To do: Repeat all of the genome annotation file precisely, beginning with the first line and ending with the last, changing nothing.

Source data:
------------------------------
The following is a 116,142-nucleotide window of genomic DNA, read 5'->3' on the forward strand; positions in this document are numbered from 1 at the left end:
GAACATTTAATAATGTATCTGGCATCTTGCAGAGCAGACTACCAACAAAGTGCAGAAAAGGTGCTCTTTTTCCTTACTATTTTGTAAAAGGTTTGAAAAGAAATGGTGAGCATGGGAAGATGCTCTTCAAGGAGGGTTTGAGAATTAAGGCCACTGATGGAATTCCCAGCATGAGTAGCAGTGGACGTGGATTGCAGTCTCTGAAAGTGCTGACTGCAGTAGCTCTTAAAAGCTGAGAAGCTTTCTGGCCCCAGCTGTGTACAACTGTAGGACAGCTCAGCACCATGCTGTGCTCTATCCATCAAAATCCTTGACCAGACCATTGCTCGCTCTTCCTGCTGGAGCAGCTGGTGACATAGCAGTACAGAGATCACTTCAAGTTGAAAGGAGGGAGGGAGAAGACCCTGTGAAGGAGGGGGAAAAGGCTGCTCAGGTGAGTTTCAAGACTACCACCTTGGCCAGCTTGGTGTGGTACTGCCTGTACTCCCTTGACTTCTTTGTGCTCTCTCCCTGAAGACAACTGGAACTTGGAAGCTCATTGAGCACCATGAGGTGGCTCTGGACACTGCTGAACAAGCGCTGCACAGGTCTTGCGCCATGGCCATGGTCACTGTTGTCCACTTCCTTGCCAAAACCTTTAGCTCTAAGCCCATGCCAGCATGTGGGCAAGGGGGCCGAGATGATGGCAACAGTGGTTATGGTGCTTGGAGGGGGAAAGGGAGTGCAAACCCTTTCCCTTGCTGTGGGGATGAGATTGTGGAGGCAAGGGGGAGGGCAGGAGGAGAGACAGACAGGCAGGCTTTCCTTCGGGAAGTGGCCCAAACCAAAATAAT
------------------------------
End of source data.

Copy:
The following is a 116,142-nucleotide window of genomic DNA, read 5'->3' on the forward strand; positions in this document are numbered from 1 at the left end:
GAACATTTAATAATGTATCTGGCATCTTGCAGAGCAGACTACCAACAAAGTGCAGAAAAGGTGCTCTTTTTCCTTACTATTTTGTAAAAGGTTTGAAAAGAAATGGTGAGCATGGGAAGATGCTCTTCAAGGAGGGTTTGAGAATTAAGGCCACTGATGGAATTCCCAGCATGAGTAGCAGTGGACGTGGATTGCAGTCTCTGAAAGTGCTGACTGCAGTAGCTCTTAAAAGCTGAGAAGCTTTCTGGCCCCAGCTGTGTACAACTGTAGGACAGCTCAGCACCATGCTGTGCTCTATCCATCAAAATCCTTGACCAGACCATTGCTCGCTCTTCCTGCTGGAGCAGCTGGTGACATAGCAGTACAGAGATCACTTCAAGTTGAAAGGAGGGAGGGAGAAGACCCTGTGAAGGAGGGGGAAAAGGCTGCTCAGGTGAGTTTCAAGACTACCACCTTGGCCAGCTTGGTGTGGTACTGCCTGTACTCCCTTGACTTCTTTGTGCTCTCTCCCTGAAGACAACTGGAACTTGGAAGCTCATTGAGCACCATGAGGTGGCTCTGGACACTGCTGAACAAGCGCTGCACAGGTCTTGCGCCATGGCCATGGTCACTGTTGTCCACTTCCTTGCCAAAACCTTTAGCTCTAAGCCCATGCCAGCATGTGGGCAAGGGGGCCGAGATGATGGCAACAGTGGTTATGGTGCTTGGAGGGGGAAAGGGAGTGCAAACCCTTTCCCTTGCTGTGGGGATGAGATTGTGGAGGCAAGGGGGAGGGCAGGAGGAGAGACAGACAGGCAGGCTTTCCTTCGGGAAGTGGCCCAAACCAAAATAAT